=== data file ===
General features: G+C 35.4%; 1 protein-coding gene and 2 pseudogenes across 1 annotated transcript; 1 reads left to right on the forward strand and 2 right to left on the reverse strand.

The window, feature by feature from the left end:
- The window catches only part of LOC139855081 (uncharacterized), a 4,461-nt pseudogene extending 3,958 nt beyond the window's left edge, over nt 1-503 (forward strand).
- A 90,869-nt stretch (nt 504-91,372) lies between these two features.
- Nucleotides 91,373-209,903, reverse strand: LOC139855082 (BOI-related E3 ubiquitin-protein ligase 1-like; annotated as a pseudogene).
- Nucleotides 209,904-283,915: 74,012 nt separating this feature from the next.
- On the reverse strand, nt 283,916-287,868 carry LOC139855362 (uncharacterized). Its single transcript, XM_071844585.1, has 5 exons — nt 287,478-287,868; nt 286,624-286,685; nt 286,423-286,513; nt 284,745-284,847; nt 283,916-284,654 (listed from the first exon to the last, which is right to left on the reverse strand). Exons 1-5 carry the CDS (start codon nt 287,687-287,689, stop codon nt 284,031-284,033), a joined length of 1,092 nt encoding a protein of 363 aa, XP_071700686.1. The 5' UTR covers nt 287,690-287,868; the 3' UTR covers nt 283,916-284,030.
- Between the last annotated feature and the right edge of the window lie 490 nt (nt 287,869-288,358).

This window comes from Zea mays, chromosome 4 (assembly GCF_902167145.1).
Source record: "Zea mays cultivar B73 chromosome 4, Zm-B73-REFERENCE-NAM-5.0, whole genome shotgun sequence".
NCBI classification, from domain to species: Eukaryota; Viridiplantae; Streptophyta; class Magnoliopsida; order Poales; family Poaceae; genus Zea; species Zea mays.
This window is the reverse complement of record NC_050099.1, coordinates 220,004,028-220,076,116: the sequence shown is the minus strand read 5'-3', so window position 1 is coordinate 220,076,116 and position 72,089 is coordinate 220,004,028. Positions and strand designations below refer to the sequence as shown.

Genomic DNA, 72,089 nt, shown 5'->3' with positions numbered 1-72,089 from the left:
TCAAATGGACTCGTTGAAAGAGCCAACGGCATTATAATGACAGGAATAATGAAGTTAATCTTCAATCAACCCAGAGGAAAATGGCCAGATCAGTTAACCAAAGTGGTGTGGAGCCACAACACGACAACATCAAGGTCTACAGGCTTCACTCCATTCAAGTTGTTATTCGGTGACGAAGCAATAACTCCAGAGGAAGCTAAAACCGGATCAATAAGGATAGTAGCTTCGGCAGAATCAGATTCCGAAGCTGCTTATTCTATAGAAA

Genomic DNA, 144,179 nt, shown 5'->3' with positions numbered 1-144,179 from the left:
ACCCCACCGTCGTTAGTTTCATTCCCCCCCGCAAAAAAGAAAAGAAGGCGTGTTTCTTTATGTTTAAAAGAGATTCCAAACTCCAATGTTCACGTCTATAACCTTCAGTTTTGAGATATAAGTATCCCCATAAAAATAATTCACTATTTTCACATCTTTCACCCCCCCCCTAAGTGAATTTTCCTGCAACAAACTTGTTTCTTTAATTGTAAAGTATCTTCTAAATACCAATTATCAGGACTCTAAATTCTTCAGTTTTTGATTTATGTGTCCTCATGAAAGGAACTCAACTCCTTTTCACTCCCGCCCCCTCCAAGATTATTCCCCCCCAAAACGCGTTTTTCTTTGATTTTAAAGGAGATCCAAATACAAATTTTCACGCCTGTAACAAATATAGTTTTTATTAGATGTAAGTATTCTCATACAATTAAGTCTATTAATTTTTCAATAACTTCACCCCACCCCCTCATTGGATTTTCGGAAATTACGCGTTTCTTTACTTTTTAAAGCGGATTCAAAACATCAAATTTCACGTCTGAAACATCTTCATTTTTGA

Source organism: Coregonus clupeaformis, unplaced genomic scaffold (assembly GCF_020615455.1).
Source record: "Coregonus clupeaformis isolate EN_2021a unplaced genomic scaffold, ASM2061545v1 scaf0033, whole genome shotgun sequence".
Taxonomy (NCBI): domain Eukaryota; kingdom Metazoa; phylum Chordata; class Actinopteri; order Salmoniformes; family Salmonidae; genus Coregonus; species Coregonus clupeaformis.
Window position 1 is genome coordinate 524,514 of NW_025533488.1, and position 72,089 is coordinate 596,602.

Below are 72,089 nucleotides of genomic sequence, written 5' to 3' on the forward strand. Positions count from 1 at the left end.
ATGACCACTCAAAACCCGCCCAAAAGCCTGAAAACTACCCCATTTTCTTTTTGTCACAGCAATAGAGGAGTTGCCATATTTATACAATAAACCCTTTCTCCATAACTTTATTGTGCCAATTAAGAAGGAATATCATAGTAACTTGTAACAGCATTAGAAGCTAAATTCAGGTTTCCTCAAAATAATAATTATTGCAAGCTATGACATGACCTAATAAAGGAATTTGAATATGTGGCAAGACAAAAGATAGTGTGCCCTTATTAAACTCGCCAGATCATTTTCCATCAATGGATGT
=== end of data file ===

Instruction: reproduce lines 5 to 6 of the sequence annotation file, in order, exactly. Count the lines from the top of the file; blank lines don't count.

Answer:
- Nucleotides 91,373-209,903, reverse strand: LOC139855082 (BOI-related E3 ubiquitin-protein ligase 1-like; annotated as a pseudogene).
- Nucleotides 209,904-283,915: 74,012 nt separating this feature from the next.